Working as a landlord is an attractive proposition. You take out a home loan for an investment property, then you use the rental income to repay the home loan. You can then use whatever’s left for further investments.
But did you know there are many tax benefits attached to being a landlord? Many investors miss out on some crucial deductions because they complete their tax returns themselves. An accountant can help uncover further deductions – but it’s also a good idea to research these deductions for yourself.Doing so ensures you can provide your accountant with all of the information they need to minimise your tax bill.
What Can I Claim For?
You can claim for two types of deductions:
- Immediate deductions for expenses incurred during the course of the financial year; and
- Deductions for expenses that you claim over the course of several years.
The Australian Taxation Office (ATO) provides a full list of the expenses that landlords can claim for on their tax returns. These include:
- Any expenses related to borrowing;
- Corporate charges and fees related to your property;
- Land tax;
- Lawn mowing and gardening bills;
- Council rates;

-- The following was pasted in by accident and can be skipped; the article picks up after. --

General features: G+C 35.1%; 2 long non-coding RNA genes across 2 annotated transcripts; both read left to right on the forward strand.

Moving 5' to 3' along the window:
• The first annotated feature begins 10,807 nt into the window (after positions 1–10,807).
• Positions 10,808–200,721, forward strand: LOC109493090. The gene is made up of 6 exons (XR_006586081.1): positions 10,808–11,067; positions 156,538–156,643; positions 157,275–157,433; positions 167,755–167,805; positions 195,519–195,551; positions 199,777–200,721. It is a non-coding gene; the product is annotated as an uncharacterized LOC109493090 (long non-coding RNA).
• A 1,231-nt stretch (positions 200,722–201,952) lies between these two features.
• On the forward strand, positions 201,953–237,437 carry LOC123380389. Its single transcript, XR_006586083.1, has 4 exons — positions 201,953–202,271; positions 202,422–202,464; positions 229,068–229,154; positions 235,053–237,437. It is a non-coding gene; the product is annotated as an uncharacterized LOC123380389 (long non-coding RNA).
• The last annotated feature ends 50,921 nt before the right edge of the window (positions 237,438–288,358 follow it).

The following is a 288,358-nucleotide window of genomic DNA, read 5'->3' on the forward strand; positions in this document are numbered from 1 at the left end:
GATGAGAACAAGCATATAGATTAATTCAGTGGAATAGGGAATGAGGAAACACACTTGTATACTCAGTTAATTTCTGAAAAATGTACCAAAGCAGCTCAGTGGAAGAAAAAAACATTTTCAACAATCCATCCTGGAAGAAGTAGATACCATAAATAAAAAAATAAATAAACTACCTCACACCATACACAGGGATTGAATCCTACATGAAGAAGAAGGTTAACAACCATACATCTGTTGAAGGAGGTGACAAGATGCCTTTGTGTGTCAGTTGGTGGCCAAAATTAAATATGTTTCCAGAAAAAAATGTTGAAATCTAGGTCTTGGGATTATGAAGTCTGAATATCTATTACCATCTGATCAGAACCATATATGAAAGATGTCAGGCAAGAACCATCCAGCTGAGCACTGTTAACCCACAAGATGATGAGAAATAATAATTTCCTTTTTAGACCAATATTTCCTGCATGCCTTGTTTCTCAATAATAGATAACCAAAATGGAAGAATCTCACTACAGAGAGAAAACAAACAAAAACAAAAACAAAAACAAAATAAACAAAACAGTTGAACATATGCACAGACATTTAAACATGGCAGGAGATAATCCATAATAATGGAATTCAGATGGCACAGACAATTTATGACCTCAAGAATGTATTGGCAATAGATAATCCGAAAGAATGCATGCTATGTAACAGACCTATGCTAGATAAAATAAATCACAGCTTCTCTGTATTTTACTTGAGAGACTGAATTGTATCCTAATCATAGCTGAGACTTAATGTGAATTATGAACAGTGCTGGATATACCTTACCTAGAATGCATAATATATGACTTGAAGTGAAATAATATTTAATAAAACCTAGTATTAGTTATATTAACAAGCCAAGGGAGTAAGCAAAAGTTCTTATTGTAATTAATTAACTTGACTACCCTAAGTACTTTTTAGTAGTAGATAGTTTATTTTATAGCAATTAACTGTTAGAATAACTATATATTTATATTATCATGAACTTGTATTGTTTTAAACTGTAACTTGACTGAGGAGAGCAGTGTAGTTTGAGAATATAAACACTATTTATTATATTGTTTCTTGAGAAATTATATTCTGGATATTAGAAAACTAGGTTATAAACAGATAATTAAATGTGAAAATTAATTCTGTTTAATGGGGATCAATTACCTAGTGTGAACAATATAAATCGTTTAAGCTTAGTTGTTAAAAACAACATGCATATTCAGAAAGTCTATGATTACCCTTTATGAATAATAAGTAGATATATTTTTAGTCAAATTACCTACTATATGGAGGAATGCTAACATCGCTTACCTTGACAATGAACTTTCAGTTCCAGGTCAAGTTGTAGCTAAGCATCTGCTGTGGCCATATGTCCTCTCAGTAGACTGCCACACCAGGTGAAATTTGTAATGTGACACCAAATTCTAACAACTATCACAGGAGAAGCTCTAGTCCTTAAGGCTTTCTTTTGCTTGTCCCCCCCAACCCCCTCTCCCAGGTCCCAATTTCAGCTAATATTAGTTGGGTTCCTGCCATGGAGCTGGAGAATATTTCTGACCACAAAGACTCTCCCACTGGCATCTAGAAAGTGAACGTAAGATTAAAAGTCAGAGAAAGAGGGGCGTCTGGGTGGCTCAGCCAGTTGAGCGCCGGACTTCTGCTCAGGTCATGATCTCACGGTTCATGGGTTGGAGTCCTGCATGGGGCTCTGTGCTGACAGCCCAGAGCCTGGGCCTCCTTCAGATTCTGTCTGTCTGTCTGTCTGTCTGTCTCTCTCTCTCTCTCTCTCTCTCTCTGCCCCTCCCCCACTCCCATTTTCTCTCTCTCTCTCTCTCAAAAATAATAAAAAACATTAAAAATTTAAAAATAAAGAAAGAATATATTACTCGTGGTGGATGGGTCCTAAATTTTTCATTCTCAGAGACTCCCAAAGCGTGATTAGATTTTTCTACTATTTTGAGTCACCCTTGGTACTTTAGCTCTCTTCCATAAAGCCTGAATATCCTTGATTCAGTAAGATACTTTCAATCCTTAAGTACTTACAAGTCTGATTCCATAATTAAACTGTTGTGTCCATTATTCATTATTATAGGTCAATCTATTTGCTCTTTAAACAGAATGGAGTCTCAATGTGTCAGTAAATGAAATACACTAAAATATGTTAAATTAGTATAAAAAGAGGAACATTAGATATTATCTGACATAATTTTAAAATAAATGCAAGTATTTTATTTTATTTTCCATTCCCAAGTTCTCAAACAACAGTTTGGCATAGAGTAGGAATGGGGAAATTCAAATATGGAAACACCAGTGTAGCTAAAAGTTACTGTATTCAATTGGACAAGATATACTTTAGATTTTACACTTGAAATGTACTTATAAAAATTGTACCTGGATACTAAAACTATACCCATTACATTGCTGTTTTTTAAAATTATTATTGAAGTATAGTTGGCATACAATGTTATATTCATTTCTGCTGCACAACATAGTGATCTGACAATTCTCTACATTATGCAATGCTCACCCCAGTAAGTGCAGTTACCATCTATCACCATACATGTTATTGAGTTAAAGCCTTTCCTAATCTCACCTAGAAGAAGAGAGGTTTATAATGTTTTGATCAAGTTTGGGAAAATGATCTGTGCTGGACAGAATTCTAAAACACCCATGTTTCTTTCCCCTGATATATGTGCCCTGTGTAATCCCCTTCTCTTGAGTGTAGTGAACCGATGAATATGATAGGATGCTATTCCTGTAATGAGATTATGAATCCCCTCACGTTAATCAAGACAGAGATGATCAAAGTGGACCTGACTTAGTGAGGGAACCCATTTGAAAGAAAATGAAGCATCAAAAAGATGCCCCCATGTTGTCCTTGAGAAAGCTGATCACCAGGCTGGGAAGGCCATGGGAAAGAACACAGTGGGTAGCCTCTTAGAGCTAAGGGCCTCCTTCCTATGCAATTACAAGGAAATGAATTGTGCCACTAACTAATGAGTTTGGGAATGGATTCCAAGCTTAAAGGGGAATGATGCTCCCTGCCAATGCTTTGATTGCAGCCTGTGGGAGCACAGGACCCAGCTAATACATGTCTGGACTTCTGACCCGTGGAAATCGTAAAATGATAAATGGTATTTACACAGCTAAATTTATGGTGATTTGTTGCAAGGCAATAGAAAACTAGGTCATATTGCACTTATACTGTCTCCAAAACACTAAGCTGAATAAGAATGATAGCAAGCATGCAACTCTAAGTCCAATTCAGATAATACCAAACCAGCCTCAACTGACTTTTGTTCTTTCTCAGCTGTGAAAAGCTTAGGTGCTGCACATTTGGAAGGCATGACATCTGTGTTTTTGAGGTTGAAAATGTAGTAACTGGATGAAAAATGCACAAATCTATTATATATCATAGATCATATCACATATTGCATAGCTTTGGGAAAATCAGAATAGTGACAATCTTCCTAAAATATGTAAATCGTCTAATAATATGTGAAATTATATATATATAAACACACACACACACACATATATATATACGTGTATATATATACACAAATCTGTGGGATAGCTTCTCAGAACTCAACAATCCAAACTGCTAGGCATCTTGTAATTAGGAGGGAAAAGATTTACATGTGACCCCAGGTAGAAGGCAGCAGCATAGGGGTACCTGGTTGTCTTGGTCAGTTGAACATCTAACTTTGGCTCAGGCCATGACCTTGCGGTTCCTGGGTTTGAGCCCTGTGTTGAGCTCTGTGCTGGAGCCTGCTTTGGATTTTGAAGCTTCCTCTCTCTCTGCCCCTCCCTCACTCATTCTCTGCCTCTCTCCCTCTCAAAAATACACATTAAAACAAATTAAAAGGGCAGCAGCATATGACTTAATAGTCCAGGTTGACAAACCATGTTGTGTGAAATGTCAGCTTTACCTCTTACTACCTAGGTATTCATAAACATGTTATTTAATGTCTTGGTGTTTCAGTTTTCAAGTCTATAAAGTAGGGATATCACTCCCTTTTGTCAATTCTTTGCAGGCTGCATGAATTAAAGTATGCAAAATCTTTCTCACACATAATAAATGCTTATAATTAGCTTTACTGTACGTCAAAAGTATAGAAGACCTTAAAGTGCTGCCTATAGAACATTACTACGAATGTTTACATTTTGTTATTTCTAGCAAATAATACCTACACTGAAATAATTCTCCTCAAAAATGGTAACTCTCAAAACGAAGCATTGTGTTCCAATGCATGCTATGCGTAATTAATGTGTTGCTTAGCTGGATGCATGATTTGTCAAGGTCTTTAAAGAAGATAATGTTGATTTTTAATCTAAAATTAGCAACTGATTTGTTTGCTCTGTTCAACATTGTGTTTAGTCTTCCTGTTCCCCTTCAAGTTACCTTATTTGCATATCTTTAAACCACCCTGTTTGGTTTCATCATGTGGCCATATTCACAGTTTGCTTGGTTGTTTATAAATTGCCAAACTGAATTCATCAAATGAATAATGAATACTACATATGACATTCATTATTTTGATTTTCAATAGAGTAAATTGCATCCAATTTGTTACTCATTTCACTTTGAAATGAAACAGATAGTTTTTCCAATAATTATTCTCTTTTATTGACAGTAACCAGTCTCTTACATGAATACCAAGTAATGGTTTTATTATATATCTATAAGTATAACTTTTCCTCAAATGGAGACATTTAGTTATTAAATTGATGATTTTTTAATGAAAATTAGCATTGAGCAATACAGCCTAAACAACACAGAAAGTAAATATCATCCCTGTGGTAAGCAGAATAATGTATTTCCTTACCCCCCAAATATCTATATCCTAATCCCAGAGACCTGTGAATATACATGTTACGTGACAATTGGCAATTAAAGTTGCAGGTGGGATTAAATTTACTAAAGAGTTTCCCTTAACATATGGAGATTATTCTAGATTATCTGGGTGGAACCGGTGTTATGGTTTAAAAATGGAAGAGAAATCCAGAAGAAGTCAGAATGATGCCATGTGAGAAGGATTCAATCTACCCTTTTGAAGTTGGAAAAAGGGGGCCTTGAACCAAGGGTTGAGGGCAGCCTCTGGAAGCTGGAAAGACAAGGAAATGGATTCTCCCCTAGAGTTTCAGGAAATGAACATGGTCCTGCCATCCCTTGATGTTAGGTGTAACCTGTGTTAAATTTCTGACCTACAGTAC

- Cleaning bills;
- Legal expenses related to your property;
- Building insurance;
- Public liability insurance;
- Contents insurance;
- The depreciation of your assets;
- Any marketing efforts used to attract new tenants;
- The costs of maintenance and repairs;
- Pest control;
- Water bills;
- The commissions and fees you pay to any real estate agents during your ownership of the property;
- Travel expenses related to maintenance or rent collection.
You must keep hold of any receipts related to these expenses. Though you don’t always need them, you won’t be able to claim an expense if you can’t produce the related receipt when asked.
What Can’t I Claim For?
It’s important that you know what you can’t claim for, especially if you complete your own tax returns. This ensures you won’t make any unwarranted claims that could cause issues with the ATO.
You can’t claim for:
- Disposal and acquisition costs related to the property. These include the stamp duty you pay when you buy or sell the property and any legal costs you incurred during the transaction. You also can’t claim for any travel expenses, marketing, or agent commissions incurred as a result of buying or selling the property;
- Any bills that the tenant pays. For example, you cannot claim on the gas bill if the tenant pays it;
- Any expenses that are not related to the management of the property.
What to Do Next
With the help of a tax professional, you can claim all of the deductions you’re entitled to as a landlord. We also recommend you:
- Read about negative gearing and how it might benefit you;
- Find out how much stamp duty you’ll have to pay when you buy your property;
- Live chat with one of our experienced home loan brokers.
This information is general in nature and you should always seek professional advice when making financial decisions.